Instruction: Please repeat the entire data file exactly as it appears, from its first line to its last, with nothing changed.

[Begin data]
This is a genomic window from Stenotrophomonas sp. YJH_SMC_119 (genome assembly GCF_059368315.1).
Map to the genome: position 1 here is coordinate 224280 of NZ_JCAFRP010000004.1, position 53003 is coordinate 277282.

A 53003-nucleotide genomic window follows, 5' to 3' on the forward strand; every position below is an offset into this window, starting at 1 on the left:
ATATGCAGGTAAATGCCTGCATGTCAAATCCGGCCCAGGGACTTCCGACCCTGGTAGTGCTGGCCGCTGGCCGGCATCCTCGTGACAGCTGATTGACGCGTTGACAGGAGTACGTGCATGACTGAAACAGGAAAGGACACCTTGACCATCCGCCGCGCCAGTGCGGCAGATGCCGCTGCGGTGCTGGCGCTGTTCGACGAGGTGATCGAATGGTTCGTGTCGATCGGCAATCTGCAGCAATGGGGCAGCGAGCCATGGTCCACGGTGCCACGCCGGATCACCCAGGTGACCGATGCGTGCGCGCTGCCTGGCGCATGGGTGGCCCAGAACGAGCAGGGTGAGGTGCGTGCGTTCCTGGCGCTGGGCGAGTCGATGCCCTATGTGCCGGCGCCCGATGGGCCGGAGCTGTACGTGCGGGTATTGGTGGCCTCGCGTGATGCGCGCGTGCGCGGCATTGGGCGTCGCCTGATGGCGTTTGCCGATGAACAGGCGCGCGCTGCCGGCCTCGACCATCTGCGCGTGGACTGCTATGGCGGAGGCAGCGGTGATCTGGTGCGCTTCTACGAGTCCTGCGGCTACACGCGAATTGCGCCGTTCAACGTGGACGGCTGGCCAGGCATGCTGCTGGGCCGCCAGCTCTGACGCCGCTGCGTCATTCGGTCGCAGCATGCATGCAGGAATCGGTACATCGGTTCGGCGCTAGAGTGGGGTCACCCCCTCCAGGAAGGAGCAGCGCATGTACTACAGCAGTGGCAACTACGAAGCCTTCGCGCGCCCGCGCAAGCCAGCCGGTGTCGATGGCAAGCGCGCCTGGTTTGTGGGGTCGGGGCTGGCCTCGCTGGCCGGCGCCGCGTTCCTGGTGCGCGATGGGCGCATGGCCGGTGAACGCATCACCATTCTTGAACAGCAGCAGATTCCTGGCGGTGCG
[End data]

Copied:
This is a genomic window from Stenotrophomonas sp. YJH_SMC_119 (genome assembly GCF_059368315.1).
Map to the genome: position 1 here is coordinate 224280 of NZ_JCAFRP010000004.1, position 53003 is coordinate 277282.

A 53003-nucleotide genomic window follows, 5' to 3' on the forward strand; every position below is an offset into this window, starting at 1 on the left:
ATATGCAGGTAAATGCCTGCATGTCAAATCCGGCCCAGGGACTTCCGACCCTGGTAGTGCTGGCCGCTGGCCGGCATCCTCGTGACAGCTGATTGACGCGTTGACAGGAGTACGTGCATGACTGAAACAGGAAAGGACACCTTGACCATCCGCCGCGCCAGTGCGGCAGATGCCGCTGCGGTGCTGGCGCTGTTCGACGAGGTGATCGAATGGTTCGTGTCGATCGGCAATCTGCAGCAATGGGGCAGCGAGCCATGGTCCACGGTGCCACGCCGGATCACCCAGGTGACCGATGCGTGCGCGCTGCCTGGCGCATGGGTGGCCCAGAACGAGCAGGGTGAGGTGCGTGCGTTCCTGGCGCTGGGCGAGTCGATGCCCTATGTGCCGGCGCCCGATGGGCCGGAGCTGTACGTGCGGGTATTGGTGGCCTCGCGTGATGCGCGCGTGCGCGGCATTGGGCGTCGCCTGATGGCGTTTGCCGATGAACAGGCGCGCGCTGCCGGCCTCGACCATCTGCGCGTGGACTGCTATGGCGGAGGCAGCGGTGATCTGGTGCGCTTCTACGAGTCCTGCGGCTACACGCGAATTGCGCCGTTCAACGTGGACGGCTGGCCAGGCATGCTGCTGGGCCGCCAGCTCTGACGCCGCTGCGTCATTCGGTCGCAGCATGCATGCAGGAATCGGTACATCGGTTCGGCGCTAGAGTGGGGTCACCCCCTCCAGGAAGGAGCAGCGCATGTACTACAGCAGTGGCAACTACGAAGCCTTCGCGCGCCCGCGCAAGCCAGCCGGTGTCGATGGCAAGCGCGCCTGGTTTGTGGGGTCGGGGCTGGCCTCGCTGGCCGGCGCCGCGTTCCTGGTGCGCGATGGGCGCATGGCCGGTGAACGCATCACCATTCTTGAACAGCAGCAGATTCCTGGCGGTGCG